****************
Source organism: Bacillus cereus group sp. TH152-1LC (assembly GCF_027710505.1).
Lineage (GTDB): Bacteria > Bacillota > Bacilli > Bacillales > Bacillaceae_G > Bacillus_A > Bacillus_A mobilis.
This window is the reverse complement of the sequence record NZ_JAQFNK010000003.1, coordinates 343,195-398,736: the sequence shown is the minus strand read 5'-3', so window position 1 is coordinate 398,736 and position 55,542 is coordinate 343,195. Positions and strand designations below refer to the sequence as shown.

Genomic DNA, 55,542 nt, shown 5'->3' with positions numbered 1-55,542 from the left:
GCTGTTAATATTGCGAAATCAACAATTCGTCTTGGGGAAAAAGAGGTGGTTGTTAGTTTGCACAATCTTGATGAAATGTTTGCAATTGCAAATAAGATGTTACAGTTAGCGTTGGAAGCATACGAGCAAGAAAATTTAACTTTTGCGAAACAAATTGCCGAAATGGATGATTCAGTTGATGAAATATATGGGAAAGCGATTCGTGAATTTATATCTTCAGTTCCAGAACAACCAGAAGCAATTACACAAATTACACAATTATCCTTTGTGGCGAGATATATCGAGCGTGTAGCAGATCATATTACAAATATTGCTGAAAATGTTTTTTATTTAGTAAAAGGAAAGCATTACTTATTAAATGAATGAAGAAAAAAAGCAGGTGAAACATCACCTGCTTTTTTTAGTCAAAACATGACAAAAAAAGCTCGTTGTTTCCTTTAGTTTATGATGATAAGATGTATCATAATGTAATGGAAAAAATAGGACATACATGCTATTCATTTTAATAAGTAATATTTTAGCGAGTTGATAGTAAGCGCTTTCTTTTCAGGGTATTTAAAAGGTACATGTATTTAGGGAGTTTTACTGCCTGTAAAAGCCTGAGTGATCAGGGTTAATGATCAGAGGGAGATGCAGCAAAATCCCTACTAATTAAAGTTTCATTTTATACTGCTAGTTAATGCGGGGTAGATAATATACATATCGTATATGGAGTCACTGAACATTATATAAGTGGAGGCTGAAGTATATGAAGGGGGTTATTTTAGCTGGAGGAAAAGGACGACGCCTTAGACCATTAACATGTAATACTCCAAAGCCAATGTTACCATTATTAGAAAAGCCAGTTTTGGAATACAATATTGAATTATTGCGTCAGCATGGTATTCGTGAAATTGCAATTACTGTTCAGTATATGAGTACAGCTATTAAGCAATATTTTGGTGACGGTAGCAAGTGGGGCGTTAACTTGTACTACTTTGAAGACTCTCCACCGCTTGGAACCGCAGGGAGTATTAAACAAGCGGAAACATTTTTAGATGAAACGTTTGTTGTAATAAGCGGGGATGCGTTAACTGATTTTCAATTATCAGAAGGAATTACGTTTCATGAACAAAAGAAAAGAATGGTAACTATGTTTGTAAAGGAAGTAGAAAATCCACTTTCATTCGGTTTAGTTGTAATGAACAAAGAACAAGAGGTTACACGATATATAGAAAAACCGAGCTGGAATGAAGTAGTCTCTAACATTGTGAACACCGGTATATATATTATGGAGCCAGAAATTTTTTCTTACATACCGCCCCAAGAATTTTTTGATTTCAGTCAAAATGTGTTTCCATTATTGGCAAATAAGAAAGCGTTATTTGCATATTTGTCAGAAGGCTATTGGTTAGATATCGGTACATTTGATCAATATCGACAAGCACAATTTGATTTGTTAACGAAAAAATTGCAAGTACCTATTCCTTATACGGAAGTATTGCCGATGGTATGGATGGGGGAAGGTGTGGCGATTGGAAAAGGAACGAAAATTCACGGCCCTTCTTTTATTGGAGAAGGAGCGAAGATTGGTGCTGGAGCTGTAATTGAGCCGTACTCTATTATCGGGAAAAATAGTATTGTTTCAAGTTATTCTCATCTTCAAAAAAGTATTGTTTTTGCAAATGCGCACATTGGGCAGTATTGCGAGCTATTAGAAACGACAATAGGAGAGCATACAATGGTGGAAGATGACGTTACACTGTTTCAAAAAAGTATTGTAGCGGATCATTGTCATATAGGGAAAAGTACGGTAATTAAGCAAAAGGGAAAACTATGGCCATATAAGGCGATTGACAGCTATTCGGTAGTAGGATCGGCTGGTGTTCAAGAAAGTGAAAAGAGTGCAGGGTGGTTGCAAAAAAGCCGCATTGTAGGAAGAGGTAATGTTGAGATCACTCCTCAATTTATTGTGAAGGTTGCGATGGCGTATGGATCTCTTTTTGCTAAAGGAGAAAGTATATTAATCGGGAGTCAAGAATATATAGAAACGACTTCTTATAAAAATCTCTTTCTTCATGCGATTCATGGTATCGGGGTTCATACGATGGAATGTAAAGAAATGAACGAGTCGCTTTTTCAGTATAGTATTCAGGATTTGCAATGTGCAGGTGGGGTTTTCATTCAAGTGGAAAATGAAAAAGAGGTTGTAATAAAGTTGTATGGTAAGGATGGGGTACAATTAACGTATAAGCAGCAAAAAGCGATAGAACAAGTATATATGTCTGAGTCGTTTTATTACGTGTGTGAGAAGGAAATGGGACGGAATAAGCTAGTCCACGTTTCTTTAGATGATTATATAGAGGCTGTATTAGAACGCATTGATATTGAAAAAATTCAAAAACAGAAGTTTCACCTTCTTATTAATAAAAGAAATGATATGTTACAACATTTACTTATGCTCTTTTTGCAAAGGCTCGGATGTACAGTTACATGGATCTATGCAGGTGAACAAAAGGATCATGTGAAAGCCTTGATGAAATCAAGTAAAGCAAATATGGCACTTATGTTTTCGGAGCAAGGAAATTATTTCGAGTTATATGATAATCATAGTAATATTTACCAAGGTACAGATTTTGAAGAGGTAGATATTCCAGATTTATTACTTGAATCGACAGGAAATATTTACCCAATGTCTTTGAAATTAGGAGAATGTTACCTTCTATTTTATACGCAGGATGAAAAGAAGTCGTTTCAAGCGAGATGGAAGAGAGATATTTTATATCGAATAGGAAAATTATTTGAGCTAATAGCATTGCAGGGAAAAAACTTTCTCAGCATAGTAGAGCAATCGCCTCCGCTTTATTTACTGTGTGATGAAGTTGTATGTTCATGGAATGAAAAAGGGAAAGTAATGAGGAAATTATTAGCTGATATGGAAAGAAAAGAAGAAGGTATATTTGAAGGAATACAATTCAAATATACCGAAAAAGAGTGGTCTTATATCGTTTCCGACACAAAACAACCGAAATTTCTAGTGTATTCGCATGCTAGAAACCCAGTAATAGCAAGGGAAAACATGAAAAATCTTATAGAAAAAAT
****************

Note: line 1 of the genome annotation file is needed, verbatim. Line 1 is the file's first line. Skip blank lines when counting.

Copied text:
Source organism: Bacillus cereus group sp. TH152-1LC (assembly GCF_027710505.1).